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I have multiple Java tasks that access solr and write and commit some documents sequentially. Often these tasks change the same document. My problem is that one task may trigger a commit, terminates, pass the control to the other task which in turn issue another commit. When the first commit isn't done before the second task starts, I get solr lock timeout exception.

One solution I was investigating is to have each of these tasks simply do an update and no commit. The problem, however is that changes by early tasks are not visible to later tasks. Thus the later tasks end up overwriting some of the changes done by the previous ones.

Now, I am investigating whether I can detect the end of each commit before triggering the next task. Any idea?

How would you guys resolve this problem?

These tasks are off-the-shelf non-trivial components that i cannot really change.

Thanks, Max

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up vote 3 down vote accepted

It sound like you are trying to have the commit happen in the background after the "task" terminates. You'd be better off doing the commit synchronously; i.e. don't terminate the task until the commit has succeeded (or failed). (I'll admit that I don't use Solr, and I don't know how you would map those ideas to the Solr APIs.)

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Yes, this is right. Explicit Solr commits are synchronous by default so you must be doing something out of the ordinary like waitSearcher=false to get other behavior, or you are doing the tasks in separate threads that aren't coordinated. When you are ready to consider Solr 4, there is a new so-called "realtime get" feature in which you can query Solr for a document that has bet added but isn't yet searchable. – David Smiley Aug 12 '12 at 17:32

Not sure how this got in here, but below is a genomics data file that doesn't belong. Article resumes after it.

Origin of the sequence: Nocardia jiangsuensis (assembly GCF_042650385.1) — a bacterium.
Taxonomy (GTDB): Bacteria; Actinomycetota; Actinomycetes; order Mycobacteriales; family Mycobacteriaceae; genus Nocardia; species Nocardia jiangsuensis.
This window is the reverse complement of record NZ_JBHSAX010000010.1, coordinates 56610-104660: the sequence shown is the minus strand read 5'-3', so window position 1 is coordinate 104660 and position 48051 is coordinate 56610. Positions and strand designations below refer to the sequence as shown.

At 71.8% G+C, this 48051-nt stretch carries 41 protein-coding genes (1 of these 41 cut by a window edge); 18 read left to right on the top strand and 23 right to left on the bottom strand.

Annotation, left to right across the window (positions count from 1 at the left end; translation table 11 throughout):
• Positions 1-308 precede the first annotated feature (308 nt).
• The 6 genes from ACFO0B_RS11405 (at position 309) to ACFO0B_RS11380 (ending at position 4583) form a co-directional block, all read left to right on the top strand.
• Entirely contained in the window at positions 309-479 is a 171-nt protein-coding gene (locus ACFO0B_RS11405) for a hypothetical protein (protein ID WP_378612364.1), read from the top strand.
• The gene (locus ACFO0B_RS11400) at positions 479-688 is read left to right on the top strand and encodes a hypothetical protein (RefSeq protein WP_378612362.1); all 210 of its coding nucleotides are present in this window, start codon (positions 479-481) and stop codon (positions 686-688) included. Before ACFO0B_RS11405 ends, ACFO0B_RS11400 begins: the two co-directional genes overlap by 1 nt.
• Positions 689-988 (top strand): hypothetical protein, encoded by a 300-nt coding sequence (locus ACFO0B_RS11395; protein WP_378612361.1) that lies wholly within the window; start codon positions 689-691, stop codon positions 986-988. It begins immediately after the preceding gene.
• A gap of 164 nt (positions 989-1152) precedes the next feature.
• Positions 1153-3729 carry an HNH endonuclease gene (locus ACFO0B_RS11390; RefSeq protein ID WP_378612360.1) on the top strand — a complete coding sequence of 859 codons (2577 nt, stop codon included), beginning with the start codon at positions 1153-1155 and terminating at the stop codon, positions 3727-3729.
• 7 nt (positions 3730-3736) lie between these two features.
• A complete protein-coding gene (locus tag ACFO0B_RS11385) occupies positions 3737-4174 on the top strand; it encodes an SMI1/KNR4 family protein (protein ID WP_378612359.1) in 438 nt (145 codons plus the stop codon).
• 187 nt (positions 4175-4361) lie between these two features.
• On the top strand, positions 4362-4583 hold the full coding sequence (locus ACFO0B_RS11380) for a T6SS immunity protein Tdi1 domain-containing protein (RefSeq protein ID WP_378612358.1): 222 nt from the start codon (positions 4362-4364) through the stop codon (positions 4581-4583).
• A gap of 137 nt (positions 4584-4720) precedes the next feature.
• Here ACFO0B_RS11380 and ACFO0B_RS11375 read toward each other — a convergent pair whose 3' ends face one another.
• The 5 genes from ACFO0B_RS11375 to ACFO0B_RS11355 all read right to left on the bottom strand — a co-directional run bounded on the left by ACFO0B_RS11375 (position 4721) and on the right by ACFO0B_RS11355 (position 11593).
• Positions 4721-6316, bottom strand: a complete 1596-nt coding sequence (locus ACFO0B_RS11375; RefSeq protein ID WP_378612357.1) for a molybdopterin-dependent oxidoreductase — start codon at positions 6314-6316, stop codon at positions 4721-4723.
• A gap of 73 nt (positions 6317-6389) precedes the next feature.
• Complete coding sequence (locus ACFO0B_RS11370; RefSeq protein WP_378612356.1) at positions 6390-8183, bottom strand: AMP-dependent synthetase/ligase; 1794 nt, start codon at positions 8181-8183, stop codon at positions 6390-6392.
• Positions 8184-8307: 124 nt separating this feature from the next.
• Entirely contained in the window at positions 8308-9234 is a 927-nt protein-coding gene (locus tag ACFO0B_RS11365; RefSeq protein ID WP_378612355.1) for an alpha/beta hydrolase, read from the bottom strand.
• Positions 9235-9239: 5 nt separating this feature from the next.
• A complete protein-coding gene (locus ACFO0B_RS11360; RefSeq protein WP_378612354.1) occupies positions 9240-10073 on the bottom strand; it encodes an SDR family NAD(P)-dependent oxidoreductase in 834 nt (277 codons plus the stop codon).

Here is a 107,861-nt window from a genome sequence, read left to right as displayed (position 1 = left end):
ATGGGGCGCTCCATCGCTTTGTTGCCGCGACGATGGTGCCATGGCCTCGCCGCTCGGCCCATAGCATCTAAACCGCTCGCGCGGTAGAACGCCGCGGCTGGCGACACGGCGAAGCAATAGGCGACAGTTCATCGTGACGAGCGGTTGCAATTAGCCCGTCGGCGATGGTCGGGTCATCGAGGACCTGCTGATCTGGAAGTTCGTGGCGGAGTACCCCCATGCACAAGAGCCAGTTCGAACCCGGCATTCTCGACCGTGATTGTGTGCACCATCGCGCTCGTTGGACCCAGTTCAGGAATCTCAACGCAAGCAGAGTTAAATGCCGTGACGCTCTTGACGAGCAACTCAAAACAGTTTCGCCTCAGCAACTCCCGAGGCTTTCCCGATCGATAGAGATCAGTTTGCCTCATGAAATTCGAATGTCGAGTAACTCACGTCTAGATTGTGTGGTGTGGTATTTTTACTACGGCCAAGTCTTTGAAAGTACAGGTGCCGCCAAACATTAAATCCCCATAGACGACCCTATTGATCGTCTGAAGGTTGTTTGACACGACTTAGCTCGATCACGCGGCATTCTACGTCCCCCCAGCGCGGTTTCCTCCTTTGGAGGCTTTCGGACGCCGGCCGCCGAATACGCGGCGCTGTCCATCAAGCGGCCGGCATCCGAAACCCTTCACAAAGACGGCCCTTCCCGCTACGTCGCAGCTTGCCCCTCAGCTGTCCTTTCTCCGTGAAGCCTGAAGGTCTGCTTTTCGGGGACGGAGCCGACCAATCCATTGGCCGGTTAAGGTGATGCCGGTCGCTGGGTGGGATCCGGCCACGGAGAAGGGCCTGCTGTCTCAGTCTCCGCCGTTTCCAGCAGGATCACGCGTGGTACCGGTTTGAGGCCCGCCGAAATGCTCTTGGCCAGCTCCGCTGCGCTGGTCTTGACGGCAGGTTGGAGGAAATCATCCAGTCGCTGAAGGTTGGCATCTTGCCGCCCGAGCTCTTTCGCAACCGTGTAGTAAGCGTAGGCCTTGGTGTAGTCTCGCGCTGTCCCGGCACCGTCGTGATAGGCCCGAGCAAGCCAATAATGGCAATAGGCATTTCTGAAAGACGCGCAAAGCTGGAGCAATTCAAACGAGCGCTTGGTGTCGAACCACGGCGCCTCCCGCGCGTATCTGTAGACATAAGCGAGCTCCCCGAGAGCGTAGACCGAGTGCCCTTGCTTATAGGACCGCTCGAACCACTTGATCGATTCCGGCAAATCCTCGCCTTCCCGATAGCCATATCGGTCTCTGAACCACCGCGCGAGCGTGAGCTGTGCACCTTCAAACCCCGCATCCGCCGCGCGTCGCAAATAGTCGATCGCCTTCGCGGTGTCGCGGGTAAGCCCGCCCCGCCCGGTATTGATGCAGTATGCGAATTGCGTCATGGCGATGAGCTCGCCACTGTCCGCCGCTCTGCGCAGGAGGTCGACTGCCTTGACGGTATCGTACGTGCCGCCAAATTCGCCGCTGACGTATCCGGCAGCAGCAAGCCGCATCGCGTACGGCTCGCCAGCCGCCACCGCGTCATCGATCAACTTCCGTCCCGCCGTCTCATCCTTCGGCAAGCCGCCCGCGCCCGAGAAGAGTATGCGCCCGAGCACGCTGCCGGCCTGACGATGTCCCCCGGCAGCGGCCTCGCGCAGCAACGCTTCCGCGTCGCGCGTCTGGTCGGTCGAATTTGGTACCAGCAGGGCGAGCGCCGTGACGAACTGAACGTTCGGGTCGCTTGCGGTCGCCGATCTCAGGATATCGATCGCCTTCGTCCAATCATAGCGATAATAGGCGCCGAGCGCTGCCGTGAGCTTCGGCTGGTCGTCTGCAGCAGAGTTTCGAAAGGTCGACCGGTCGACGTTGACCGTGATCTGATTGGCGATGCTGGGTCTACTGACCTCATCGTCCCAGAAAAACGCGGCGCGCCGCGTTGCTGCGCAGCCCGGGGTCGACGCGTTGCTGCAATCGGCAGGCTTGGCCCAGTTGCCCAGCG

Are you suggesting that even when using HTTP, Solr will release the connection only after the commit is complete? Woudln't a short HTTP timeout be a challenge to this? Any reference on this topic would be much appreciated. – Klaus Aug 12 '12 at 22:13
Yes ... a short HTTP timeout would be a problem for this. But this is the client's responsibility. The client should be checking the HTTP response's status code, and if it doesn't get a response due to a timeout it shouldn't be assuming that the commit worked. Setting a timeout that is too short is obviously counter-productive. – Stephen C Aug 13 '12 at 0:52

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